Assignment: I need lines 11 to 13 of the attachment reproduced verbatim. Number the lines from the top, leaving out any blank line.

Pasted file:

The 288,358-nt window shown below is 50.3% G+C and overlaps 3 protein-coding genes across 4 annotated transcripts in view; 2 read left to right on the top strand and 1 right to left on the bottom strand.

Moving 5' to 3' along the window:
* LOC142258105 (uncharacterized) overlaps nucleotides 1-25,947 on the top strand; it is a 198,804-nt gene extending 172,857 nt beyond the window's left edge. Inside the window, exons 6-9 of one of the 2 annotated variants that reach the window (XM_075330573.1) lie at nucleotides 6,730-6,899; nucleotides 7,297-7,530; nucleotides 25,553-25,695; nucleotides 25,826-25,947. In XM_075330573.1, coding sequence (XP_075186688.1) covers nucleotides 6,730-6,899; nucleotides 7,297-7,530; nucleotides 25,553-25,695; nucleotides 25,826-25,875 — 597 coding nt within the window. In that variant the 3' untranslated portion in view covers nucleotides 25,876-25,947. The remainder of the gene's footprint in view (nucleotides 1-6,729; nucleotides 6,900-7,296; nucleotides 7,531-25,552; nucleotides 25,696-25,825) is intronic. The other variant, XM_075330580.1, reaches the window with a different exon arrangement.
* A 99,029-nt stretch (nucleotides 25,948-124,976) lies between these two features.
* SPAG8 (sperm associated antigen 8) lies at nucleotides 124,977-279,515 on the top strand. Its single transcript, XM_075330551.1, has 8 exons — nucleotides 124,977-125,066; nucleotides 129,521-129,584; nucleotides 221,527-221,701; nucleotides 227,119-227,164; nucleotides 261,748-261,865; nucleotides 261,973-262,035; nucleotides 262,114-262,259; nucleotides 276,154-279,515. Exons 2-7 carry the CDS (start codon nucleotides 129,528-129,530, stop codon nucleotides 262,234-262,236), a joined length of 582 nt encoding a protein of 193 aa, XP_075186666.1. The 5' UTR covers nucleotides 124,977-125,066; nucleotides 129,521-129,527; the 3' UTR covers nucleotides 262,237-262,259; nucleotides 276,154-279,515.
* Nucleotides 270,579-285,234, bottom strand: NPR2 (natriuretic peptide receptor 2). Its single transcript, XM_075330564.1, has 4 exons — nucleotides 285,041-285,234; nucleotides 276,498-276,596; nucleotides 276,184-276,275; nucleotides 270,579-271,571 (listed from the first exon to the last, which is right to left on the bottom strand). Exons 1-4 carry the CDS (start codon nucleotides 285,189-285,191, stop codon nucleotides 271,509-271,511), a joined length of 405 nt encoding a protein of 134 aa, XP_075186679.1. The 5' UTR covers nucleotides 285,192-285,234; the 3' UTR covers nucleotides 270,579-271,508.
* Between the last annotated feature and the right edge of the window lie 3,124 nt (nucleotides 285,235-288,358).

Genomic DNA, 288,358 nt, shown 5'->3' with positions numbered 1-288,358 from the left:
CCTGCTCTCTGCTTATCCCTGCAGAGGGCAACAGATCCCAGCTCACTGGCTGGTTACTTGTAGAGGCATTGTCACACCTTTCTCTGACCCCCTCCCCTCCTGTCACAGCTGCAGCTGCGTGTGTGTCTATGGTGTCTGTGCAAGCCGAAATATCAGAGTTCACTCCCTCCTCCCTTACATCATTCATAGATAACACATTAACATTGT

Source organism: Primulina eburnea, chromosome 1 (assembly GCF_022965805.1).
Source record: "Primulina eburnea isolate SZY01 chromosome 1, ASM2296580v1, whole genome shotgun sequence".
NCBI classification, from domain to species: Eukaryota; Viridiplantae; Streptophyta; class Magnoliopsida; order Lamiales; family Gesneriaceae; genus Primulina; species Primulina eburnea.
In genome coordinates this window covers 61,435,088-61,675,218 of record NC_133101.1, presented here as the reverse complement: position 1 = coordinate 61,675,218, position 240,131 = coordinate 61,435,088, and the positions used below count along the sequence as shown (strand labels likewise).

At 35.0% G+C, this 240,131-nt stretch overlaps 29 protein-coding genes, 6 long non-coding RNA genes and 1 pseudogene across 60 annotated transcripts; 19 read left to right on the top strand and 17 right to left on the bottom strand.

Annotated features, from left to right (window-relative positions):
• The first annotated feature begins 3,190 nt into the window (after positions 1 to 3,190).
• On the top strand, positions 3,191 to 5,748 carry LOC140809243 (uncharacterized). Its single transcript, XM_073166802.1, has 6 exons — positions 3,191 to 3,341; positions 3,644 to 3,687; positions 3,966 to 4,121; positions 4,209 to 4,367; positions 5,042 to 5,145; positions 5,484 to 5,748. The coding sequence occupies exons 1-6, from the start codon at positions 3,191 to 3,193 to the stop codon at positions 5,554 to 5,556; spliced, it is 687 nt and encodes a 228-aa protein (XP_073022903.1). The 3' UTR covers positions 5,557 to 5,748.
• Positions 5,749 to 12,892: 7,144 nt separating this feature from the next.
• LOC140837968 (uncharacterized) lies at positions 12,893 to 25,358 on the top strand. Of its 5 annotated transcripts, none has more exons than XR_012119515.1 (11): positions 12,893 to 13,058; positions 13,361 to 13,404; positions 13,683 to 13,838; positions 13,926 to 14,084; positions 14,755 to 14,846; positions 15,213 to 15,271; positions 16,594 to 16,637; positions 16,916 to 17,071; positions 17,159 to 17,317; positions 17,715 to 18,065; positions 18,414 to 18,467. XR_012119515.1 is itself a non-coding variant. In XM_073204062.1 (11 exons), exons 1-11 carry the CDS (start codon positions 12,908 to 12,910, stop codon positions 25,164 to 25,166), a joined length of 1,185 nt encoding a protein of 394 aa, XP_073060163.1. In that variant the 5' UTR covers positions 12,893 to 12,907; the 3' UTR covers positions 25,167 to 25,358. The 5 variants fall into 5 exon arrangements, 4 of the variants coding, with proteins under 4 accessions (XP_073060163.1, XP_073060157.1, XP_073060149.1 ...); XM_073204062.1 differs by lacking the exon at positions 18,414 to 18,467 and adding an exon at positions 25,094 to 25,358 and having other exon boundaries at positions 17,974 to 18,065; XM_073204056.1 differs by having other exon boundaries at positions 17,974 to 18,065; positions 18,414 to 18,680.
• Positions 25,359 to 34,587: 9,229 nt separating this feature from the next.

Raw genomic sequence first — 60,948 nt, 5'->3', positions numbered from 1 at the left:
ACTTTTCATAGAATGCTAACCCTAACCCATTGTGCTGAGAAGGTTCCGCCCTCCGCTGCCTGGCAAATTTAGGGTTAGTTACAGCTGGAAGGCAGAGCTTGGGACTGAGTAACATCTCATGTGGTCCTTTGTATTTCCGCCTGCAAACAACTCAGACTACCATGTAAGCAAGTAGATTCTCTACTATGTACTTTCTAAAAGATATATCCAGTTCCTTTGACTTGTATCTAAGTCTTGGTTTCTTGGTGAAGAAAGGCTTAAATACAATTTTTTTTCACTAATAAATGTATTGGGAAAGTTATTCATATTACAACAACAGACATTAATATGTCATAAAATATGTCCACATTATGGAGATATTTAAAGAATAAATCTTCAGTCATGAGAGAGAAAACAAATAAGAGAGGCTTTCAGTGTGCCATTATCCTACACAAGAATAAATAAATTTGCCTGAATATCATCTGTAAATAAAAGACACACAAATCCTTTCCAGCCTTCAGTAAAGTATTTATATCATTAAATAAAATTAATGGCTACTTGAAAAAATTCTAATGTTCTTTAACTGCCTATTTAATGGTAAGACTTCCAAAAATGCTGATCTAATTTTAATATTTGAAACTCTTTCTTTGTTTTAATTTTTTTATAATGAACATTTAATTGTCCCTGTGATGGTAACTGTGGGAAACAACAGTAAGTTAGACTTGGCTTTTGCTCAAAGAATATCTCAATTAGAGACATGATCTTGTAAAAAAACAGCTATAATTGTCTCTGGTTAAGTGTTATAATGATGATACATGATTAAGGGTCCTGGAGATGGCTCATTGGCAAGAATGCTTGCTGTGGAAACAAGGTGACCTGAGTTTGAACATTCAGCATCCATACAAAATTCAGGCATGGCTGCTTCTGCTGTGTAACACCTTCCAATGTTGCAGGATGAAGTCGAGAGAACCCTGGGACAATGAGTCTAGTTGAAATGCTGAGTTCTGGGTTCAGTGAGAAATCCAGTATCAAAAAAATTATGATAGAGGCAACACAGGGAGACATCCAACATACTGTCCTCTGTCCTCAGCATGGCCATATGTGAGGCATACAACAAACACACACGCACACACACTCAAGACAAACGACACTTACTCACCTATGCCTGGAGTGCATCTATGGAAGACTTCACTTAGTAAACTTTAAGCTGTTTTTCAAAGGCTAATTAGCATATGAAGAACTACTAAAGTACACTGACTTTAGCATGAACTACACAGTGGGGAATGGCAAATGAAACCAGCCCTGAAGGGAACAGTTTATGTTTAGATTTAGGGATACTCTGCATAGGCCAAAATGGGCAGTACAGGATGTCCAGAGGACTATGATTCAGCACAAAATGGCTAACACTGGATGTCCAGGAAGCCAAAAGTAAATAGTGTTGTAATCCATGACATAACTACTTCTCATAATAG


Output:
Source record: "Primulina eburnea isolate SZY01 chromosome 1, ASM2296580v1, whole genome shotgun sequence".
NCBI classification, from domain to species: Eukaryota; Viridiplantae; Streptophyta; class Magnoliopsida; order Lamiales; family Gesneriaceae; genus Primulina; species Primulina eburnea.
In genome coordinates this window covers 61,435,088-61,675,218 of record NC_133101.1, presented here as the reverse complement: position 1 = coordinate 61,675,218, position 240,131 = coordinate 61,435,088, and the positions used below count along the sequence as shown (strand labels likewise).